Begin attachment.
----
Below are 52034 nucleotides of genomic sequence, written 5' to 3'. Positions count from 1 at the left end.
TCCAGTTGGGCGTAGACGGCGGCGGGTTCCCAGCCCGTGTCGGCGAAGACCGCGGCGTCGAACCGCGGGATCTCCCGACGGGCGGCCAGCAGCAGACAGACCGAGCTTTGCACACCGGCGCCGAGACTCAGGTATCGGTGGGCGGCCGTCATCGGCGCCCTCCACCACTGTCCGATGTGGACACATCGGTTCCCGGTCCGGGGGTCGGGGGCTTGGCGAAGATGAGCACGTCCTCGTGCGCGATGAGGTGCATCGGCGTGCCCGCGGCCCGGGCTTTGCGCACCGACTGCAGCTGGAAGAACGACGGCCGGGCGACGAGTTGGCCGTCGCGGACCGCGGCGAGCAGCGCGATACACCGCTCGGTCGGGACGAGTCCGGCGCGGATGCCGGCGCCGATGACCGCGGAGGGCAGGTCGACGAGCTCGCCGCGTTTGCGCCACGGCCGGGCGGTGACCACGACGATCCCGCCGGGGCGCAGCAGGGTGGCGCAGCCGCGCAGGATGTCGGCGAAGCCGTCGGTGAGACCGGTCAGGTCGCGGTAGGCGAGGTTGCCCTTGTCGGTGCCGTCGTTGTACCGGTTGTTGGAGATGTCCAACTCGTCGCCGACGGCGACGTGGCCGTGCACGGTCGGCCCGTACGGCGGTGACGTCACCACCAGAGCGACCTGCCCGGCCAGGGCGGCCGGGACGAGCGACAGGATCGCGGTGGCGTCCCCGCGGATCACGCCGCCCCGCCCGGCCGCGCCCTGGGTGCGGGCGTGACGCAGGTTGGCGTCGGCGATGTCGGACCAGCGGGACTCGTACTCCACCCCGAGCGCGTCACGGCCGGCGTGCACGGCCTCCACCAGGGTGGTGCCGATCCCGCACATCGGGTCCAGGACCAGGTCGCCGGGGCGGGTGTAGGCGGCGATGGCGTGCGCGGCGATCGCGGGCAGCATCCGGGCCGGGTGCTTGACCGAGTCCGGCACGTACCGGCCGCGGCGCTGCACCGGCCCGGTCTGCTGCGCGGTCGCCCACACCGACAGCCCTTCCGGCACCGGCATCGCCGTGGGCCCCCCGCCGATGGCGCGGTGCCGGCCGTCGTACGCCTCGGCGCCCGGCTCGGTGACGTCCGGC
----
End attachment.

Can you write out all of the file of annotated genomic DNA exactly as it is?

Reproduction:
Below are 52034 nucleotides of genomic sequence, written 5' to 3'. Positions count from 1 at the left end.
TCCAGTTGGGCGTAGACGGCGGCGGGTTCCCAGCCCGTGTCGGCGAAGACCGCGGCGTCGAACCGCGGGATCTCCCGACGGGCGGCCAGCAGCAGACAGACCGAGCTTTGCACACCGGCGCCGAGACTCAGGTATCGGTGGGCGGCCGTCATCGGCGCCCTCCACCACTGTCCGATGTGGACACATCGGTTCCCGGTCCGGGGGTCGGGGGCTTGGCGAAGATGAGCACGTCCTCGTGCGCGATGAGGTGCATCGGCGTGCCCGCGGCCCGGGCTTTGCGCACCGACTGCAGCTGGAAGAACGACGGCCGGGCGACGAGTTGGCCGTCGCGGACCGCGGCGAGCAGCGCGATACACCGCTCGGTCGGGACGAGTCCGGCGCGGATGCCGGCGCCGATGACCGCGGAGGGCAGGTCGACGAGCTCGCCGCGTTTGCGCCACGGCCGGGCGGTGACCACGACGATCCCGCCGGGGCGCAGCAGGGTGGCGCAGCCGCGCAGGATGTCGGCGAAGCCGTCGGTGAGACCGGTCAGGTCGCGGTAGGCGAGGTTGCCCTTGTCGGTGCCGTCGTTGTACCGGTTGTTGGAGATGTCCAACTCGTCGCCGACGGCGACGTGGCCGTGCACGGTCGGCCCGTACGGCGGTGACGTCACCACCAGAGCGACCTGCCCGGCCAGGGCGGCCGGGACGAGCGACAGGATCGCGGTGGCGTCCCCGCGGATCACGCCGCCCCGCCCGGCCGCGCCCTGGGTGCGGGCGTGACGCAGGTTGGCGTCGGCGATGTCGGACCAGCGGGACTCGTACTCCACCCCGAGCGCGTCACGGCCGGCGTGCACGGCCTCCACCAGGGTGGTGCCGATCCCGCACATCGGGTCCAGGACCAGGTCGCCGGGGCGGGTGTAGGCGGCGATGGCGTGCGCGGCGATCGCGGGCAGCATCCGGGCCGGGTGCTTGACCGAGTCCGGCACGTACCGGCCGCGGCGCTGCACCGGCCCGGTCTGCTGCGCGGTCGCCCACACCGACAGCCCTTCCGGCACCGGCATCGCCGTGGGCCCCCCGCCGATGGCGCGGTGCCGGCCGTCGTACGCCTCGGCGCCCGGCTCGGTGACGTCCGGC